Home » 72 Hours in Istanbul | TRAVEL

72 Hours in Istanbul | TRAVEL

Four girls in Istanbul for a long weekend – what could possibly go wrong?!

Istanbul Day 1:

After arriving at our hotel in Karakoy, Istanbul and freshening up, we headed straight back out to start enjoying everything Istanbul has to offer. We hailed a taxi and went to Leb-I-Darya, a rooftop restaurant with incredible views over the city. It was definitely a hidden gem that was quite tucked away, there was only a very small sign outside on the street and you had to climb up a flight of stairs and then take a lift up to the sixth floor, and then climb a final set of stairs before you emerged on the roof to a restaurant that was absolutely packed! It’s recommended that you book a table on weekends as it can get quite busy. Our table was booked for 9pm which worked perfectly for us and it’s worth noting that the locals eat late in Istanbul so bear this in mind when you’re planning your trip. 

After our long journey we were absolutely starving and quite literally wanted to devour everything in sight so we ordered a round of cocktails straight away while we decided what to order from the menu. Bread and olive oil was promptly delivered which we tucked into immediately. We chose a selection of hot and cold maze style starters to share, including tzatziki, hummus, crispy fried calamari, some suspicious sounding “white cheese”, a tomato salad and goats cheese wrapped in filo pastry. We followed this with a bottle of Turkish sparkling wine (Prosecco from Italy is expensive due to the import costs) and tucked into our mains – beef tenderloin (which was deliciously soft and tasty) and sea bass, served with potatoes. I was really impressed with all of the food which was really good and loved the atmosphere and ambience of the restaurant – I’d definitely recommend it. Instead of ordering dessert, we ordered some espresso martinis and baileys before someone had the not so bright idea to order some “Raki” a traditional Turkish drink which has an alcohol content of 50% and smells like a cross between sambucca and tequila (yuck). The restaurant very kindly gave us this free of charge and it was good fun, nothing was too much trouble for the staff. We also ended up with a drink called a “Spicy Snake” which was absolutely vile but it definitely made the Raki taste nicer!

We were fortunate that one of us has a friend who lives in Istanbul who we met up with a couple of times during the weekend; he came and picked us up outside Leb-I-Darya and took us to 16Roof which is funnily enough an outside bar on the 16th floor of the Swiss hotel (the clue’s in the name) with more amazing views over the Bosphorus and the city. Everything in Istanbul seems to be shifted by about two hours so this bar doesn’t actually open until 11pm at night and closes at 2am which is worth bearing in mind if you’re planning a few nights out. Prices here were a bit more expensive, roughly about the same as London prices.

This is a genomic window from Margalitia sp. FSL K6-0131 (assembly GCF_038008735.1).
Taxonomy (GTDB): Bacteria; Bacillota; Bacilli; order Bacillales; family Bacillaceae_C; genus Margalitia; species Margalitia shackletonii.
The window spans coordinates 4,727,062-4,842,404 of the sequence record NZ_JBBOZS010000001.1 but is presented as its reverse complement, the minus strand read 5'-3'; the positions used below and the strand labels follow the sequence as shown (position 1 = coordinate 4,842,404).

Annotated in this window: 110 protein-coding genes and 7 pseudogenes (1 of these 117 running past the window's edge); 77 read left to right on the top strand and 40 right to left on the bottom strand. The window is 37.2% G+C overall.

We started off with a round of cocktails (I ordered my all time favourite – a Hugo) and were given some complementary nuts and crisps while we enjoyed the views. We then moved onto Italian prosecco and ordered strawberry shisha after spotting it on the table next door to us and then because we were celebrating my friends birthday (I won’t tell you which one but it was a milestone!) the staff very kindly delivered a GIANT piece of chocolate birthday cake – complete with candle –  to our table with four spoons and although we were stuffed from our dinner, somehow we all had room and demolished it. The staff here really went the extra mile for us and we ended up being the last to leave at about 2.30am before hailing a taxi to take us to our hotel. 

Istanbul Day 2:

For our first full day in Istanbul we had an early start, heading out by 10.30am because we knew we wanted to pack quite a lot in and toady was going to be “culture day”. The concierge at our hotel recommended the tram as being one of the best ways to get around, particularly to the Old City where most of the touristy places are. Luckily the tram stop “Karakoy” was just a short ten minute walk from our hotel and it was only 2.60 lira per person per journey so this was definitely a cheap way to travel and actually much quicker than taxis because Istanbul traffic is the worst I’ve ever seen!

The first stop was the Blue Mosque which I have to say I was a little disappointed with, mostly because it was undergoing some major restoration work which meant that much of the mosque was covered in scaffolding or hidden away so it wasn’t quite as impressive as I was expecting. 

As it’s a place of worship, there are certain rules in terms of attire that you have to adhere to, in order to be allowed to enter, particularly for women. Women must ensure that shoulders and legs are covered (not just the knees) and most importantly, the head must be covered by a headscarf. Don’t worry if you’re unprepared when you arrive; at no cost you can borrow a headscarf or a maxi skirt which you can throw on over whatever you’re wearing. The mosque is completely free to enter so definitely a must visit!